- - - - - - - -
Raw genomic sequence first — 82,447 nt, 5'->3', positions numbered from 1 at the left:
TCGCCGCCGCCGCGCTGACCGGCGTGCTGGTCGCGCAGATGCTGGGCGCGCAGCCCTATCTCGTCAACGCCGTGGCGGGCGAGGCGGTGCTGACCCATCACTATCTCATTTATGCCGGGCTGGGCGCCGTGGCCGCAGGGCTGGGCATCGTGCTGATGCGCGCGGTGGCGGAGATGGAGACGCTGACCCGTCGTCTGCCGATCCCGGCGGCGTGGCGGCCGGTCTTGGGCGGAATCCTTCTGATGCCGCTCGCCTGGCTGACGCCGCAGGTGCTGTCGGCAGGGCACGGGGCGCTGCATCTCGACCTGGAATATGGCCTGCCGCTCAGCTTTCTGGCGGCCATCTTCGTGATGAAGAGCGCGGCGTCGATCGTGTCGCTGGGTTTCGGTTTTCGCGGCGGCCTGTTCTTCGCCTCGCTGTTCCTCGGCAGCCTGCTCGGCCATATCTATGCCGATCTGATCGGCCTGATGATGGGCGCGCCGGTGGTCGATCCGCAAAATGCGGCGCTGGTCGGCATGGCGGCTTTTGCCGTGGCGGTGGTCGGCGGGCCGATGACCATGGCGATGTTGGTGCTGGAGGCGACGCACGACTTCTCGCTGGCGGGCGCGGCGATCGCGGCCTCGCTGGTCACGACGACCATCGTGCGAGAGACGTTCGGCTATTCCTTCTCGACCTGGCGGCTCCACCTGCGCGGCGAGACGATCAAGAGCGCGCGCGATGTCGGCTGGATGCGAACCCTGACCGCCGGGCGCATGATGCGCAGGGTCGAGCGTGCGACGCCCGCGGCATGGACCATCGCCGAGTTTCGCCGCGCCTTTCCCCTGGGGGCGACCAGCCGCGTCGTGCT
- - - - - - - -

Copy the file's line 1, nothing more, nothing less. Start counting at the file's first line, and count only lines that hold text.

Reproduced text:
Raw genomic sequence first — 82,447 nt, 5'->3', positions numbered from 1 at the left: